Although I am aware that we were supposed to chose a branch specific incident, my branch being adult, I feel quite strongly that my experience of prejudice occurs not only in mental health nursing but also in adult nursing. Description Whilst on my mental health placement I enjoyed talking to the clients. I would spend my breaks with them, drinking coffee and chatting about life in general. It was during one of my coffee breaks that I met Bill and Ted we sat in the clients’ coffee room drinking coffee and talking about things in general.

After spending a pleasant morning with Bill and Ted I returned to the nurses’ office to join the other nurses whom helped to run the establishment. They were curious as to what I had been doing. So, I began to tell them that I had been talking to some of the clients and helping them in their work. I also mentioned to them that I had enjoyed one particular conversation between two of the clients Bill and Ted. The senior nurse gave me a strange look; I enquired as to what was wrong. To which she replied “Do you know anything about these men? “No” I replied “What do you mean? ” she began to tell me that Bill had been detained in a secure unit for killing his landlady and Ted had also been detained in a secure unit for killing his wife. I must admit that when I heard this I was horrified and can remember thinking to myself why didn’t the staff warn me and how stupid of me to sit there and put myself in such a position. At the time I can honestly say that had I known they’re backgrounds I would have probably not spent time with them. Feelings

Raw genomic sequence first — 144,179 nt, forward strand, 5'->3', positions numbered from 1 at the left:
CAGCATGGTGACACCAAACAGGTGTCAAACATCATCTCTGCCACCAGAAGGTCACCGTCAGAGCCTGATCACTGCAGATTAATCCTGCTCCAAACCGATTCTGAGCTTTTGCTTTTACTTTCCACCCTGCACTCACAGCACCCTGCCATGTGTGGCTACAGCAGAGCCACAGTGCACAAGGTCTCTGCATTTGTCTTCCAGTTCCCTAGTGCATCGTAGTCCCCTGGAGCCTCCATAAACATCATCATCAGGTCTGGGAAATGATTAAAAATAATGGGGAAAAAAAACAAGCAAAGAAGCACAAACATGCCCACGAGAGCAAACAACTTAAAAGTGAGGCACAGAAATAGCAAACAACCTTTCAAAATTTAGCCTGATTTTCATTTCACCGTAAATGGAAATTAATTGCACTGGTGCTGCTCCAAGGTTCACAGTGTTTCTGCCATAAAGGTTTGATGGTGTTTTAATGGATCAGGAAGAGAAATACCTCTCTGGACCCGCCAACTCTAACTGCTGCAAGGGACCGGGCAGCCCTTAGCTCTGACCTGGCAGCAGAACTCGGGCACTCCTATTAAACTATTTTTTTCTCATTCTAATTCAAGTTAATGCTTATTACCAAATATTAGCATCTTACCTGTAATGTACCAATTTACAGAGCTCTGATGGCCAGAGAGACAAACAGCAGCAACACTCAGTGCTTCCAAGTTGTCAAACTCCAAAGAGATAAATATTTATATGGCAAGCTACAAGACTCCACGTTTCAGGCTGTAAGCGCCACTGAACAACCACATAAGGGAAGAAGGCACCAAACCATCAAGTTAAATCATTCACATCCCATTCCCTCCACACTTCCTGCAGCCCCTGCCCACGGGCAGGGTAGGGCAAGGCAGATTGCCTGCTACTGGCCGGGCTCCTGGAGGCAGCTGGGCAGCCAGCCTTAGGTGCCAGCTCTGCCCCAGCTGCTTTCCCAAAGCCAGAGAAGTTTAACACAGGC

On reflection of the incident I felt angry and upset with the senior nurse and myself, the clients in question had committed their crimes some years ago and they were both elderly gentleman now. I felt that the senior nurse and myself had not acted in a professional manner. The staff nurse should not have disclosed such information and I should have challenged the senior staff nurse regarding the breach of confidentiality.